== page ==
Something happened last night that concerns me. But before I tell you exactly what, let me explain what led up to it.
Last night, we were out going door to door. As we were walking, I saw three children around the age of 9 and began talking to them. I asked if they knew what happened after they died. One boy, Robert, said he was going to Heaven. I asked him if everyone goes to Heaven. He said that just good people go. So I asked him if he was good. The Bible says most men will proclaim their own goodness and Robert held true to that. He said he was good. I began going through some of the Ten Commandments and asked him if he had kept each one. I also asked the other two that were with him. Each one admitted to breaking at least a few of them. I then asked them if God was to judge them by his commandments, would they be innocent or guilty. All three said guilty. After I asked what God should do to them for breaking his law, they all admitted they should go to Hell. Robert had that “caught with his hand in the cookie-jar” look. I then went on to explain to them how God sent his son, the Lord Jesus Christ, to this earth, that Jesus lived a sinless life, and that while he was dying on the cross, he was paying the fine for them. I told them Jesus paid their fine so God’s justice was satisfied. I told them the only way to enter Heaven was by repenting – turning from their sin – and putting faith in the Lord Jesus Christ – they had to trust that what Jesus did satisfied God’s justice. I then encouraged them to think about what we talked about, to read the tract I handed each of them, and to repent and trust Christ before they went to sleep that night. I did not lead them in a “sinner’s prayer” nor did I ask them leading questions like “wouldn’t you like to ask Jesus to save you now so you can spend eternity in Heaven?”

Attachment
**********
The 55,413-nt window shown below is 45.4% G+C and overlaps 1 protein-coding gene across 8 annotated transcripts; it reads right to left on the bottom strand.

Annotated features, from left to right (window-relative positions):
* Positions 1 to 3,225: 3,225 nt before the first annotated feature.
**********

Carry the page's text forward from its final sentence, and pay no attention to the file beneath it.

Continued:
Now on to what concerns me. As we were heading back to the church, one of the fellows I was with asked if the kids got saved. I said no. A few minutes later, this fellow was talking on the phone with someone and said that I had talked to a few kids. After a pause, he said “No, nothing happened.” This is what concerns me. By the way, it doesn’t matter exactly who said it; there are many in our churches today who would think and say the exact same thing. Just because I didn’t “close the deal” and lead three children in a sinner’s prayer so I could tell them they were saved, nothing happened?!?! That is simply not right! Something wonderful happened! Three lost souls heard the gospel preached to them! Seeds were planted! God’s word went out and it will not come back void! Every person the apostle Paul spoke with did not pray a sinner’s prayer.
I have planted, Apollos watered; but God gave the increase. 1 Corinthians 3:6
Paul said he planted and then someone else, Apollos, came after him and watered before God gave the increase. Is Paul’s planting nothing? Is Apollos’ watering nothing? No, of course not! To produce fruit, a seed must first be sown and then watered. In the parable of the sower, we see the seed that springs up right away doesn’t last. Jesus said this seed was lost. When the heat of the sun came, the seed was scorched and died because it had no depth of root to draw water from down deep to sustain it.
When we lead a lost person in a sinner’s prayer, we are throwing seed on stony ground. We get it to spring up immediately, but after a while it is scorched by tribulation or persecution and thus dies. Getting people to pray a sinner’s prayer is producing false converts. Our churches are filled with them. True converts only come when the ground is first prepared (the good ground hearer), the seed is sown and watered, and then God will give the increase.
If you want your church filled with false converts so you can boast about how many you’ve won to Christ, go ahead and continue leading lost people in a sinner’s prayer. I’ll just keep on planting and watering and trusting God to give the increase.